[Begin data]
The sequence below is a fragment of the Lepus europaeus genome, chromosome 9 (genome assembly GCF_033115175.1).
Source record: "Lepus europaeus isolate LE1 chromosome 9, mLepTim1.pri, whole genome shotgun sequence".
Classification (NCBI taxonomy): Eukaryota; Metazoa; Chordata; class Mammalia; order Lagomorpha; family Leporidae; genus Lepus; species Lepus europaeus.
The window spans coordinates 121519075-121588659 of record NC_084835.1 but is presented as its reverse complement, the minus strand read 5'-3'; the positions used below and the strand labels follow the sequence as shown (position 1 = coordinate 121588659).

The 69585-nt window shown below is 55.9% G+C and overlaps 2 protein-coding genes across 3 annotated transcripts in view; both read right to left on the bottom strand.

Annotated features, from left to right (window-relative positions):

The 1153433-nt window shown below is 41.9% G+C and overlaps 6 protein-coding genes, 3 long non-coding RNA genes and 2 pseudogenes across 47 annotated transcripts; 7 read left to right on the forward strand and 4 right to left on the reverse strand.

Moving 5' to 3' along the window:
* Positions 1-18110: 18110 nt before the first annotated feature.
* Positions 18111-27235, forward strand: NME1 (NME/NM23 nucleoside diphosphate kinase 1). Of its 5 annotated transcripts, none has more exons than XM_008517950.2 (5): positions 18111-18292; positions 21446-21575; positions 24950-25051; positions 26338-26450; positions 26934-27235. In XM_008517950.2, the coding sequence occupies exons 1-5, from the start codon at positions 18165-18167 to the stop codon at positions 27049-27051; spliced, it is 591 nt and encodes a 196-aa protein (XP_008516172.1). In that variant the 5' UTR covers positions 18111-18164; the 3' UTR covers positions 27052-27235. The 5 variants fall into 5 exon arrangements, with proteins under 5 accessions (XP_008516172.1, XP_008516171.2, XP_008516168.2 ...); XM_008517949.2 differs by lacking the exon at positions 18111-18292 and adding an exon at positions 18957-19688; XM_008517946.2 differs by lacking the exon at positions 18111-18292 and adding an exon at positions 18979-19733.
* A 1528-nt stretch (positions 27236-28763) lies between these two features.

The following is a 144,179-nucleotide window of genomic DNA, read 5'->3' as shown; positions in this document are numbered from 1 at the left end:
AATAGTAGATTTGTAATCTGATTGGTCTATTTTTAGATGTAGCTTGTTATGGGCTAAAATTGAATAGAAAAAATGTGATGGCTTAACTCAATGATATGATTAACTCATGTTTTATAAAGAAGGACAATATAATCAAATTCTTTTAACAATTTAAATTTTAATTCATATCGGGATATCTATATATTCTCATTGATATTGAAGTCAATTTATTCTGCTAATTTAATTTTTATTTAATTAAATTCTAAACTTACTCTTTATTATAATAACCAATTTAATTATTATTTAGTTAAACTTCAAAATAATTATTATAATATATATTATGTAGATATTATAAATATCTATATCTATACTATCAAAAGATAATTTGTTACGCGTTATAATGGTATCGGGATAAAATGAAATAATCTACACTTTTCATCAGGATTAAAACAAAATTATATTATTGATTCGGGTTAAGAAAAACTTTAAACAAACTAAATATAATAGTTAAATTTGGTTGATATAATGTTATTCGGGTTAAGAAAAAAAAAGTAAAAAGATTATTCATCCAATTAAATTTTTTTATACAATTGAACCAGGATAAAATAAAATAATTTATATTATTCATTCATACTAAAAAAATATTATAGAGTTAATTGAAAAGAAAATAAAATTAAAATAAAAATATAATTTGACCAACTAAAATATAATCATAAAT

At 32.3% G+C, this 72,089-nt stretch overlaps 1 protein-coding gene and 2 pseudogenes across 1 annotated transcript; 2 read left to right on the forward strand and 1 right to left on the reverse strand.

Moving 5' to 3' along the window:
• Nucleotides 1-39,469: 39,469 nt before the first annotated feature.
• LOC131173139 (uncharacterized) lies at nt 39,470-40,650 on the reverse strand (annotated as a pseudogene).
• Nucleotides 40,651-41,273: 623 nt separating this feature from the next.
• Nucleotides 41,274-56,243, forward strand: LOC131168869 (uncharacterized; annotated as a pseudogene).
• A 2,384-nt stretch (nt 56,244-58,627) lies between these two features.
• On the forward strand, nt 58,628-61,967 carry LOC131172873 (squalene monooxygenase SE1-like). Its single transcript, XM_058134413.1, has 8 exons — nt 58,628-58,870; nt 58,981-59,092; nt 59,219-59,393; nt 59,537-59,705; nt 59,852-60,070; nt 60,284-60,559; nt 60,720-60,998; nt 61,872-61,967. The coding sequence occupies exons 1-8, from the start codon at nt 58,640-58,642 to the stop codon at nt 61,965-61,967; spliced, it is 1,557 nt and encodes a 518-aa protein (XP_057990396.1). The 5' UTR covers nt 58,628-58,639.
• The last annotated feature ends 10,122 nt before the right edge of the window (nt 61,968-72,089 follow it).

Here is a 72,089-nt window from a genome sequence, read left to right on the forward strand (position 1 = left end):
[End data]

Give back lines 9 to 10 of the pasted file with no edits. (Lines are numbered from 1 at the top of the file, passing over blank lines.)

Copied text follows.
* Positions 1-18110: 18110 nt before the first annotated feature.
* Positions 18111-27235, forward strand: NME1 (NME/NM23 nucleoside diphosphate kinase 1). Of its 5 annotated transcripts, none has more exons than XM_008517950.2 (5): positions 18111-18292; positions 21446-21575; positions 24950-25051; positions 26338-26450; positions 26934-27235. In XM_008517950.2, the coding sequence occupies exons 1-5, from the start codon at positions 18165-18167 to the stop codon at positions 27049-27051; spliced, it is 591 nt and encodes a 196-aa protein (XP_008516172.1). In that variant the 5' UTR covers positions 18111-18164; the 3' UTR covers positions 27052-27235. The 5 variants fall into 5 exon arrangements, with proteins under 5 accessions (XP_008516172.1, XP_008516171.2, XP_008516168.2 ...); XM_008517949.2 differs by lacking the exon at positions 18111-18292 and adding an exon at positions 18957-19688; XM_008517946.2 differs by lacking the exon at positions 18111-18292 and adding an exon at positions 18979-19733.